Plans to buy 600 electric and battery-electric powered carriages over 10 years

Proposed framework tender provides for purchase of 300 more carriages, which will include replacement of the Dart fleet by 2027

The chief executive of Iarnród Éireann, Jim Meade, said Dart expansion would “revolutionise” Dublin’s public transport . Photograph: David Sleator

The chief executive of Iarnród Éireann, Jim Meade, said Dart expansion would “revolutionise” Dublin’s public transport . Photograph: David Sleator

 

Iarnród Éireann and the National Transport Authority have begun plans to buy up to 600 electric and battery-electric powered carriages over 10 years in the single biggest ever purchase of railway stock in the State’s history.

Under Project Ireland 2040, €2 billion will be spent to electrify lines between Dublin and Maynooth, M3 Parkway, Hazelhatch and Drogheda; the purchase of 300 carriages; and increased capacity in Greater Dublin.

However, the proposed framework tender provides for the purchase of up to 300 more carriages, which will include the replacement of the Dart fleet by 2027, when the original carriages will be 45 years old.

In addition, the NTA and Iarnród Éireann are laying plans to ensure that a system is in place to buy more carriages for delivered quickly if, as expected, further passenger growth takes place on Ireland’s railways.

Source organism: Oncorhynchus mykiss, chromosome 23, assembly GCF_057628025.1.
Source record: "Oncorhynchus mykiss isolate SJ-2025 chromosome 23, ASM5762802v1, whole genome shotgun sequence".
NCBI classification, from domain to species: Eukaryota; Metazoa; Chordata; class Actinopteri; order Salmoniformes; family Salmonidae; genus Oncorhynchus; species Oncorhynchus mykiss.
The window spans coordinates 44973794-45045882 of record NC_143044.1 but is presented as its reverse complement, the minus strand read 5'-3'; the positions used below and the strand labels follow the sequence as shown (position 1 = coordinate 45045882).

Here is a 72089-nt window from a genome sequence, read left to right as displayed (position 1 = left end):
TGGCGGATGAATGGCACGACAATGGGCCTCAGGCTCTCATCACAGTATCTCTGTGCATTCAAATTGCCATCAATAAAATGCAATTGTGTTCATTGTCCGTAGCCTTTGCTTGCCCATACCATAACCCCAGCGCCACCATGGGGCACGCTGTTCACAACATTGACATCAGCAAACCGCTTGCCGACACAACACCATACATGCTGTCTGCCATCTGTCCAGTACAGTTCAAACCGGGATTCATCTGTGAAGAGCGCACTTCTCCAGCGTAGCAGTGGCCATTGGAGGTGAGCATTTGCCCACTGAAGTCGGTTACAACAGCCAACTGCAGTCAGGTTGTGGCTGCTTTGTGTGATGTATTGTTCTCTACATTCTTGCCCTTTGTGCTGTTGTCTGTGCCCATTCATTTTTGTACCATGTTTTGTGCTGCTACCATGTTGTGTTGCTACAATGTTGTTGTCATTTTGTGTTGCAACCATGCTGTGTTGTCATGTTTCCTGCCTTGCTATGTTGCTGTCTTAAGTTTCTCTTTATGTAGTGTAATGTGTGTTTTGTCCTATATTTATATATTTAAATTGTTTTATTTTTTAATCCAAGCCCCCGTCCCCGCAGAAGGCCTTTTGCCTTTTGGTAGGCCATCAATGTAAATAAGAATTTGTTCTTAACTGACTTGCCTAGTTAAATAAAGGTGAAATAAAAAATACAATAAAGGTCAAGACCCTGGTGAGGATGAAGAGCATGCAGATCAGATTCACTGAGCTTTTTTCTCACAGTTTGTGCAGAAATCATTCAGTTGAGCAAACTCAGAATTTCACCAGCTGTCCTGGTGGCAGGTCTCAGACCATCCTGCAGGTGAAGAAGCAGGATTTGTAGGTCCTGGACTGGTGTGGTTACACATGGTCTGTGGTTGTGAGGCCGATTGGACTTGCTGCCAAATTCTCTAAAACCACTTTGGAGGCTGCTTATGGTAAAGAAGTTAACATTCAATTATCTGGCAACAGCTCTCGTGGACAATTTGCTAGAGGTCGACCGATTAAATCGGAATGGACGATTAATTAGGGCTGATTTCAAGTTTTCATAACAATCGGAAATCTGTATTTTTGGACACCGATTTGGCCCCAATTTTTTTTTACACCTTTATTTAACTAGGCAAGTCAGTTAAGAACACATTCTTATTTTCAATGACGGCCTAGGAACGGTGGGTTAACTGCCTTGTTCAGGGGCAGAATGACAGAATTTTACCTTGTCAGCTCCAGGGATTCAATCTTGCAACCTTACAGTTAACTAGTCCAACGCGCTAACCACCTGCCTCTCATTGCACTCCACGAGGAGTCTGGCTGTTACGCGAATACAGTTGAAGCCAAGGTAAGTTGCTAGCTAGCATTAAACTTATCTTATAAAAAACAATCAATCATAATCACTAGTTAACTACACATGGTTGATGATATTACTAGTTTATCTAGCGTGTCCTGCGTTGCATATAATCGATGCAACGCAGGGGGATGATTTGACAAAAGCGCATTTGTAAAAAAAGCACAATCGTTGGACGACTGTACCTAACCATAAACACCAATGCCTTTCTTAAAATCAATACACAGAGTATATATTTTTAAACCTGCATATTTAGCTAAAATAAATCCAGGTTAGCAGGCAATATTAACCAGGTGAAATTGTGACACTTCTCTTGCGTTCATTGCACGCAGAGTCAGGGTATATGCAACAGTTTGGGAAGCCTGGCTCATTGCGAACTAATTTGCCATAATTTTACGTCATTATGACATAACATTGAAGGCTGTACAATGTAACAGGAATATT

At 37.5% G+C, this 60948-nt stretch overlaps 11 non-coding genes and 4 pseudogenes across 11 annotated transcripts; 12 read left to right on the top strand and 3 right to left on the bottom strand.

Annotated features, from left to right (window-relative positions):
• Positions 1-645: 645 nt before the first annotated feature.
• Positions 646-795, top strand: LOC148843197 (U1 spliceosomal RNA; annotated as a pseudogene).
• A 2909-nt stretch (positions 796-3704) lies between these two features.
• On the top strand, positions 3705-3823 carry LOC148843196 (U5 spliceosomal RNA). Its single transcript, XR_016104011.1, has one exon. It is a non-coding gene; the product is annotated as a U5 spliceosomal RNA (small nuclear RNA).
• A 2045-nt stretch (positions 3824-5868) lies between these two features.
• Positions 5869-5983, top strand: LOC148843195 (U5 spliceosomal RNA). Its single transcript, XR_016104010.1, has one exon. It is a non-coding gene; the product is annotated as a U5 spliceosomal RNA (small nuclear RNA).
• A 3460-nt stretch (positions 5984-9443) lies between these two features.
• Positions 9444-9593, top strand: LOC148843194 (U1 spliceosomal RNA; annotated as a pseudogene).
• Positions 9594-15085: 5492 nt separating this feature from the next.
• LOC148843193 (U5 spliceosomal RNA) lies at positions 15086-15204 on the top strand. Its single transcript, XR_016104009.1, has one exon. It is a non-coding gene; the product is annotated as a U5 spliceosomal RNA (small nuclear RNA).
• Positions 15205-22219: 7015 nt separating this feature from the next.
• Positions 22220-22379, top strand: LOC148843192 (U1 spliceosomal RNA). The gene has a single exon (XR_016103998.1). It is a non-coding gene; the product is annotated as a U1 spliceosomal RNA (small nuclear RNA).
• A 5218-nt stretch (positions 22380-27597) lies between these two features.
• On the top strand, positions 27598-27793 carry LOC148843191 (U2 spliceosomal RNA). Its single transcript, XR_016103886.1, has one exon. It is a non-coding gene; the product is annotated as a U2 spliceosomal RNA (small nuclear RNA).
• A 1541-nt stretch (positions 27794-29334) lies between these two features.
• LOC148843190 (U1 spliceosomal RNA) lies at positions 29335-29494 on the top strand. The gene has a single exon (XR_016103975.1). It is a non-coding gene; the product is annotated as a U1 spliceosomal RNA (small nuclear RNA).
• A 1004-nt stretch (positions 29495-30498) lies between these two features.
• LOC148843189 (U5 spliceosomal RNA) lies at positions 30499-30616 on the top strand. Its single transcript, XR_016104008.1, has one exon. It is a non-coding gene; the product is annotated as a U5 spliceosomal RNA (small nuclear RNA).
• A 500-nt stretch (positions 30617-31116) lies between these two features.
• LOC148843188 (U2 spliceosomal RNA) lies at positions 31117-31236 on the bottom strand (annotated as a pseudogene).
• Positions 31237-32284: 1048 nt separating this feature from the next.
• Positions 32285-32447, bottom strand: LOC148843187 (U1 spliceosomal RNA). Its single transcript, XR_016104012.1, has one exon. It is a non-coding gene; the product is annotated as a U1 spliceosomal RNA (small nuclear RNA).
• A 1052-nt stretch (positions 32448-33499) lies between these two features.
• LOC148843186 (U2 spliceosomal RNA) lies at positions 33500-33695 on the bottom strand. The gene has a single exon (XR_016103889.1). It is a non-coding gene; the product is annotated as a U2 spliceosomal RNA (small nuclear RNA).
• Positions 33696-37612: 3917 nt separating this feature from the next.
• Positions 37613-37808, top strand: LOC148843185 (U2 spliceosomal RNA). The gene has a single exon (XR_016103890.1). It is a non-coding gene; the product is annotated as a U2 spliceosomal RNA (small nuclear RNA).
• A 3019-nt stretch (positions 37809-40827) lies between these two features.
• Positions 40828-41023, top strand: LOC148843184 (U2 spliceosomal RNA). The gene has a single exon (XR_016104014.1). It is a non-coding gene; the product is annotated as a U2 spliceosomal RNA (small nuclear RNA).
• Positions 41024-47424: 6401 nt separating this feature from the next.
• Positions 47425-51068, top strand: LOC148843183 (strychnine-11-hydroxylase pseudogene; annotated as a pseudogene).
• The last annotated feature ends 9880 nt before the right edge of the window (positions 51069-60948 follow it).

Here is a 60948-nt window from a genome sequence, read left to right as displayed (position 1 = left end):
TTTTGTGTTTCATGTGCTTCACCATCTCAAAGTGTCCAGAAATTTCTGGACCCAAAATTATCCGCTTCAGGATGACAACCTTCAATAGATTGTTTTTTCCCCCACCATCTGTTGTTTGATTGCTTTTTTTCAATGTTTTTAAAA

However, the tender is separate to the current order placed by Irish Rail for an additional 41 InterCity carriages which are being sourced from Irish Rail’s existing supplier Hyundai Rotem of Korea.

It is separate from the National Transport Authority’s order for 66 previously-used trains that can be brought into service quickly once converted to run on Irish railway track gauges. No date has been set for the contract, but the NTA has already had interest from Britain, as well as Australia.

Hybrid trains

Electricity-powered trains are expected to make up the overwhelming majority of new train orders, but the latest tender process is also providing for a possible first tranche of battery-electric hybrid trains.

This is to ensure that, should funding for Dart expansion be pulled or planning permission for live overhead wires be delayed, the new electric trains could still run on existing tracks, according to transport sources.

Once completed, the Greater Dublin Area’s total rail fleet, and up to 80 percent of all heavy rail journeys in Ireland, will be ready for a potentially emissions-free future. Noise levels would also be significantly reduced.

The chief executive of Iarnród Éireann, Jim Meade, said Dart expansion would “revolutionise” Dublin’s public transport, while carriages currently used on Dart would become available for other lines.